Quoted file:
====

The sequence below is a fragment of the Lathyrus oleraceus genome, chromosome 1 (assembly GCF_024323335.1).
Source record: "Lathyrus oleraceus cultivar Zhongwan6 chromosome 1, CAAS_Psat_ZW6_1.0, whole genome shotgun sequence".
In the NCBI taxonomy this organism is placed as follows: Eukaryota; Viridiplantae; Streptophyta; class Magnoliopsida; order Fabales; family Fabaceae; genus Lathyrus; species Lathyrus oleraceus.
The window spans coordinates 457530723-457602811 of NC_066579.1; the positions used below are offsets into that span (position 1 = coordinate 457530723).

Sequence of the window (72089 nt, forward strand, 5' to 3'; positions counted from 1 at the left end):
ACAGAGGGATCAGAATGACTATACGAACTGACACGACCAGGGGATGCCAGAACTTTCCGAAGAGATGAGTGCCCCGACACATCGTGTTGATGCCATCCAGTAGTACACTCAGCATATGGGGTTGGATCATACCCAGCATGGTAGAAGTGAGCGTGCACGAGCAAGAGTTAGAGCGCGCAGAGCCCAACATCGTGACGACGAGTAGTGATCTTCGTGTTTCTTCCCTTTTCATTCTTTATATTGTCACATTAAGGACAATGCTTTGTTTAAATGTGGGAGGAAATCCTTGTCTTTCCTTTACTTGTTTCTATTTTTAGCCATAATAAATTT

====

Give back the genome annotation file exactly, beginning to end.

The sequence below is a fragment of the Lathyrus oleraceus genome, chromosome 1 (assembly GCF_024323335.1).
Source record: "Lathyrus oleraceus cultivar Zhongwan6 chromosome 1, CAAS_Psat_ZW6_1.0, whole genome shotgun sequence".
In the NCBI taxonomy this organism is placed as follows: Eukaryota; Viridiplantae; Streptophyta; class Magnoliopsida; order Fabales; family Fabaceae; genus Lathyrus; species Lathyrus oleraceus.
The window spans coordinates 457530723-457602811 of NC_066579.1; the positions used below are offsets into that span (position 1 = coordinate 457530723).

Sequence of the window (72089 nt, forward strand, 5' to 3'; positions counted from 1 at the left end):
ACAGAGGGATCAGAATGACTATACGAACTGACACGACCAGGGGATGCCAGAACTTTCCGAAGAGATGAGTGCCCCGACACATCGTGTTGATGCCATCCAGTAGTACACTCAGCATATGGGGTTGGATCATACCCAGCATGGTAGAAGTGAGCGTGCACGAGCAAGAGTTAGAGCGCGCAGAGCCCAACATCGTGACGACGAGTAGTGATCTTCGTGTTTCTTCCCTTTTCATTCTTTATATTGTCACATTAAGGACAATGCTTTGTTTAAATGTGGGAGGAAATCCTTGTCTTTCCTTTACTTGTTTCTATTTTTAGCCATAATAAATTT